Fall 2008 • Issue 30, page 7

RN's "Ask the Receiver" Expert Peter Davidson Explores Nontraditional Receivership Uses

By Davidson, Peter*

(This is Part I of a survey of the expanding uses of receivers by California courts that first appeared in March 2008 issue of Los Angeles Lawyer magazine published by the Los Angeles County Bar Association. It is reprinted with the permission of Mr. Davidson. Ed.)

Under the proper circumstances, the appointment of a receiver can lead to desirable results that are otherwise hard to achieve. Even the filing of a motion for a receiver can often spur serious settlement discussions and the resolution of disputes. In recent years, the use of receivers has expanded into ever-increasing areas of the law. Counsel should consider the receivership option when the appropriate situations arise.

Receiverships were created in the chancery courts in England as early as the reign of Queen Elizabeth I to preserve property or a fund at issue in litigation pending the outcome of the action.1 Traditionally, the appointment of a receiver was an equitable procedure that was used when ordinary legal remedies, such as a money judgment, were inadequate. The receiver was not the agent or representative of any party to the litigation but was regarded as an officer of the court, exercising powers for the common benefit of all parties in interest.

As a result of this role, receivers were and still are frequently referred to as the “hand of the court.” They were regarded as the executive officers of the court of chancery much the same way that sheriffs were executive officers of the court of law.2

In California, the powers, functions, and usages of receivers were codified in the original Field Code in 1872 and remained basically unchanged until recent years. The demonstrable advantages of appointing an independent third party as an interim or permanent remedy has triggered an expansion of the types of cases in which receivers are appointed, despite the perception of some judges that receivers are “legal luxuries.”3

Traditional Receiverships
Code of Civil Procedure Section 564 lists many of the traditional types of cases in which receivers may be appointed. They include those involving:

  • The preservation of a common fund or property in dispute and in danger of injury or dissipation.4
  • The preservation of real property during judicial or nonjudicial foreclosure when it appears the property is in danger of being lost, removed, or materially injured.5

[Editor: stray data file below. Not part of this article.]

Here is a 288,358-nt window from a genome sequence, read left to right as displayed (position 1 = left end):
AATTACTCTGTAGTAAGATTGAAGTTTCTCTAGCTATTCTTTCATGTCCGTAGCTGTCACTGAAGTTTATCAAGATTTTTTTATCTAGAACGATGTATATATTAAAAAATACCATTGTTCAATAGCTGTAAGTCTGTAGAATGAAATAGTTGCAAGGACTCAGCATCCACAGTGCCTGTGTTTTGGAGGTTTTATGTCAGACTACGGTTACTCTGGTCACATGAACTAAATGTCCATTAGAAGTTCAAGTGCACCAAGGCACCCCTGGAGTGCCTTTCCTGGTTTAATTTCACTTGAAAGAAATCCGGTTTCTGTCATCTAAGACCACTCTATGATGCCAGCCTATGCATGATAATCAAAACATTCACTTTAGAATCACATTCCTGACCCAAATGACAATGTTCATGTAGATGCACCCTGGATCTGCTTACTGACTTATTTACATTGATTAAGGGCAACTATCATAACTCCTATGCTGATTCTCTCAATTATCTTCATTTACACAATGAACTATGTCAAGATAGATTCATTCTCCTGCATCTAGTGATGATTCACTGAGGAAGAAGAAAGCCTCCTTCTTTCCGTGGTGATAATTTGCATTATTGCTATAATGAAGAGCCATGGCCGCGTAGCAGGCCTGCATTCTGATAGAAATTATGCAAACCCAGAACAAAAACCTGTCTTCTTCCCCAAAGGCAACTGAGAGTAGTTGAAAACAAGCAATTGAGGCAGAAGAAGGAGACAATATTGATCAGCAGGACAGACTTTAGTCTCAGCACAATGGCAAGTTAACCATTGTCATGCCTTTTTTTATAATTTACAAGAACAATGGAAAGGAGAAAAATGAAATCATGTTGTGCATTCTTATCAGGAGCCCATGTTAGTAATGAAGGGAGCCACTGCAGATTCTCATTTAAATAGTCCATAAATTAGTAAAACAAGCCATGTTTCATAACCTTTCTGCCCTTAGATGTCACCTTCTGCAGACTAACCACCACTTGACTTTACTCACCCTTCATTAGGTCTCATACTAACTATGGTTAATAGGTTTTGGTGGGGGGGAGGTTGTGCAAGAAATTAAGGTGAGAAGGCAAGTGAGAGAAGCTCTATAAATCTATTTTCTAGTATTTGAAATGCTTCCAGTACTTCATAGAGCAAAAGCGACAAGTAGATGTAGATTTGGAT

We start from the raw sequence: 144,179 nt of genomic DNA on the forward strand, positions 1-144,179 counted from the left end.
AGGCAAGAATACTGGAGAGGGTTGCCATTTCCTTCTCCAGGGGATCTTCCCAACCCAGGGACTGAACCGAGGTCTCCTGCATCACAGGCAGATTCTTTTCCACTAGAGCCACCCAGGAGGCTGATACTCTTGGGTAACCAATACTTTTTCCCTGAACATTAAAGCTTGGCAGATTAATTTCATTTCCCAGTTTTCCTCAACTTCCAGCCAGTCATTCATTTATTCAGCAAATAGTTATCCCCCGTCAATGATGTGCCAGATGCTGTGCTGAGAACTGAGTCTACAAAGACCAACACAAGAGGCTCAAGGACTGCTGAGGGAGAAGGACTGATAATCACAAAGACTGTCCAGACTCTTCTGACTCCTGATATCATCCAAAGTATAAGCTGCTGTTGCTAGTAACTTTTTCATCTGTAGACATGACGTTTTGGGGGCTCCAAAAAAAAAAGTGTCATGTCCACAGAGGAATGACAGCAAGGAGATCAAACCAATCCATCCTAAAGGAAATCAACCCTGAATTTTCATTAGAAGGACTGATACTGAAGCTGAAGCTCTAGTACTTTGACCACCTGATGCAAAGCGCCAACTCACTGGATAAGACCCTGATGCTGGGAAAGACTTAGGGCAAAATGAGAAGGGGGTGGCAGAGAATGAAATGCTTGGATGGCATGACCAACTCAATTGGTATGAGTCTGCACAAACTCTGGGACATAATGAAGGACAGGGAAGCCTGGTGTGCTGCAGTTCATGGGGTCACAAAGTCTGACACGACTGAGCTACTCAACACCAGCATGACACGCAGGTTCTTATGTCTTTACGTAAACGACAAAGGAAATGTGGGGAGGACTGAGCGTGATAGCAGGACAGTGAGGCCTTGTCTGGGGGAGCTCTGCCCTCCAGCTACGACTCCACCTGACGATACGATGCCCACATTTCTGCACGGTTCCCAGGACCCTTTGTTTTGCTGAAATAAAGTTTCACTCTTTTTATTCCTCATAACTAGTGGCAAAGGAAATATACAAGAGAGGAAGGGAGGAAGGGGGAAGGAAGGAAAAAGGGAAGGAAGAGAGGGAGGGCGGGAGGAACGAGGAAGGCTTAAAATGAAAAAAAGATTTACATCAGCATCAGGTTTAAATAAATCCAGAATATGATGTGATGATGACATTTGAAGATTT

• The enforcement of a judgment.6
  • The disposition of property according to a judgment or the preservation of property pending appeal.7
  • The windup of a dissolved corporation.8
  • An unlawful detainer action.9
  • A corporation that is insolvent or in danger of insolvency, or the corporation has forfeited its corporate rights.10

Traditional receiverships are also available “in all other cases where necessary to preserve the property or rights of any party.”11

The most common type of receiver appointed by the courts in California was not specifically covered by Section 564 until it was amended in 1995.12 This most frequently used receivership is a “rents, issues, and profits” receivership, in which a receiver is appointed by the court to collect rents generated from income-producing property while a secured lender forecloses on the property.

The receiver is appointed as a result of the contract entered into between the borrower and the lender according to the deed of trust executed by the borrower in the lender’s favor. Almost all deeds of trust in California contain this contractual provision in the small print in the deed of trust.13

Section 564 has been amended several times in recent years to add appropriate circumstances for receiverships to these more traditional classes of cases in which receivers have been authorized. Nontraditional bases for using a receiver include allowing a secured lender to obtain the appointment of a receiver to enter and inspect real property to determine the existence, location, nature, and magnitude of any hazardous substance “into, onto, beneath or from the real property security.”14

Criminal Receiverships
Like the appointment of a receiver to enter property to determine whether hazardous substances exist, many other nontraditional uses of a receiver have been codified in recent years or have developed to preserve property or the rights of parties.15 One example is criminal receiverships.

Two different statutes authorize the appointment of a receiver in criminal cases. Penal Code Section 186.11, sometimes called the Freeze and Seize Law,16 provides for the appointment of a receiver, at the request of a prosecuting agency, when a complaint or indictment charges a person with committing two or more felonies in which a material element is fraud or embezzlement involving a pattern of related felony conduct. This pattern must encompass the taking of more than $100,000 (known as the “aggregated white collar crime enhancement”), and the receivership is necessary to preserve property or assets for the payment of restitution to victims or fines imposed by the section.17